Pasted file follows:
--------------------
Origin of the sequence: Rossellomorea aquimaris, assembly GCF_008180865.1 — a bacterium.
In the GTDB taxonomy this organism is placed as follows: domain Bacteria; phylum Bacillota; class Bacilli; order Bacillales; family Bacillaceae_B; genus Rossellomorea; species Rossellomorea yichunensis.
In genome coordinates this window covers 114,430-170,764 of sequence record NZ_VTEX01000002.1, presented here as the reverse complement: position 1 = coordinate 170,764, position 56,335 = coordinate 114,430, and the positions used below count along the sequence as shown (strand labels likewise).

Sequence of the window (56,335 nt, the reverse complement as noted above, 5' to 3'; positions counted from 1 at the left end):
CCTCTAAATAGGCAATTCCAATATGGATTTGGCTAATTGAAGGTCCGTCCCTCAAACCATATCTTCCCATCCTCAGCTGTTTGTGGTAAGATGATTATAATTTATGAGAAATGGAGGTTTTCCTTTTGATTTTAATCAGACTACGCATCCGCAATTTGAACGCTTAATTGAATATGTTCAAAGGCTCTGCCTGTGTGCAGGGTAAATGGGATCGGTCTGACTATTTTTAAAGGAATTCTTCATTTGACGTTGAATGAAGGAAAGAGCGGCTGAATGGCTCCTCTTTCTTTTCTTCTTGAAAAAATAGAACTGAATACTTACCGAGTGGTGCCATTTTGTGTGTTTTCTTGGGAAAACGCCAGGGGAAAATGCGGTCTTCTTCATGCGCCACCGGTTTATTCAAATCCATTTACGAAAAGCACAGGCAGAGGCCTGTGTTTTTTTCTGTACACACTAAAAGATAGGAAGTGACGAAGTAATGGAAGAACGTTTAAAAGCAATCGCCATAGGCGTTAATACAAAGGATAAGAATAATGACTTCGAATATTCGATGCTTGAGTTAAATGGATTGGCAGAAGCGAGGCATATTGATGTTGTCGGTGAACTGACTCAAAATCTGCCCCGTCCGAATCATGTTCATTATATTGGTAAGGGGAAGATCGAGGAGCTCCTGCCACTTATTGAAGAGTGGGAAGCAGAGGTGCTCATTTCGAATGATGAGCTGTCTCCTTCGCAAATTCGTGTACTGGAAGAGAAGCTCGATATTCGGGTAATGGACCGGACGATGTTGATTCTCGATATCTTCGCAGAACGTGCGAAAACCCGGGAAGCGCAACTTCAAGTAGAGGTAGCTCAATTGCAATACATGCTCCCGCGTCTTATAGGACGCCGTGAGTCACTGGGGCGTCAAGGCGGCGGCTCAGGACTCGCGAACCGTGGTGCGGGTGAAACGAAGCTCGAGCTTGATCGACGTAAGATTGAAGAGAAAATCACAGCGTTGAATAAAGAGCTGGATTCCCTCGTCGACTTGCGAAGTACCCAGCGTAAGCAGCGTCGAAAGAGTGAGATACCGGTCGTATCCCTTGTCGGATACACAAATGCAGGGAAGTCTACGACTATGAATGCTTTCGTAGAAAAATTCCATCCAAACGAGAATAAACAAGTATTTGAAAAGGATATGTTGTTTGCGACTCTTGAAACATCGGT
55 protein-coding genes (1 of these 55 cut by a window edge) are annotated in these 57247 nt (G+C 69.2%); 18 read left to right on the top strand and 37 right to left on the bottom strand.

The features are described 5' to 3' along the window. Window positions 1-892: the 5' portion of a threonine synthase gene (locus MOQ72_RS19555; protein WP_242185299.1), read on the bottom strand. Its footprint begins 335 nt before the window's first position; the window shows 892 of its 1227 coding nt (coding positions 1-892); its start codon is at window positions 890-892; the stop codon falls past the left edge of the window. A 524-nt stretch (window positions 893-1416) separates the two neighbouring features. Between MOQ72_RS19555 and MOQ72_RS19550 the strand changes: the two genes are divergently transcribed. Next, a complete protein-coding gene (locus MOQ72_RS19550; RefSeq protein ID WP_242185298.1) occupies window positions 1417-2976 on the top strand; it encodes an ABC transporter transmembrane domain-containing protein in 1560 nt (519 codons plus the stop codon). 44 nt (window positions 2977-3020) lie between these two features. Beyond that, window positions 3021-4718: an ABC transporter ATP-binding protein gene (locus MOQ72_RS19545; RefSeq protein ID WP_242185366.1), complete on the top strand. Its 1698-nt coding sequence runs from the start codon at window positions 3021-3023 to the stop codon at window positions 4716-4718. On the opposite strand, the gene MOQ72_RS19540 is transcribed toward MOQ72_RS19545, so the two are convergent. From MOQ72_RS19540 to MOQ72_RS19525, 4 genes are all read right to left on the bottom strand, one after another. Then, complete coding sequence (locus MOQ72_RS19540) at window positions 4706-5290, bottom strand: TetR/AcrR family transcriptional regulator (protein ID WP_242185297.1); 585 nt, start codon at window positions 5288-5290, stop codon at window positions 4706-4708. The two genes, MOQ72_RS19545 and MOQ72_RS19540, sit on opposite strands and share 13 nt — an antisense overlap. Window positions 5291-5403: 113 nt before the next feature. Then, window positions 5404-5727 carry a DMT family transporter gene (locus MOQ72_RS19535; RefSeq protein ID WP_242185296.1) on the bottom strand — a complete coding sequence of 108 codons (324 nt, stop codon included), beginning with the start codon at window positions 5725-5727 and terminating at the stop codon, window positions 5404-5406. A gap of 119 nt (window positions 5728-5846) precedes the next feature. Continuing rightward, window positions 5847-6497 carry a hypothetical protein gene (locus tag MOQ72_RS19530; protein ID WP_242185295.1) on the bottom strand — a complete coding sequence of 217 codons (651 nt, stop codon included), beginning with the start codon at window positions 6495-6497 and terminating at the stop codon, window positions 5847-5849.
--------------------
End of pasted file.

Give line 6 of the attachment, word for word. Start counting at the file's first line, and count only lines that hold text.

55 protein-coding genes (1 of these 55 cut by a window edge) are annotated in these 57247 nt (G+C 69.2%); 18 read left to right on the top strand and 37 right to left on the bottom strand.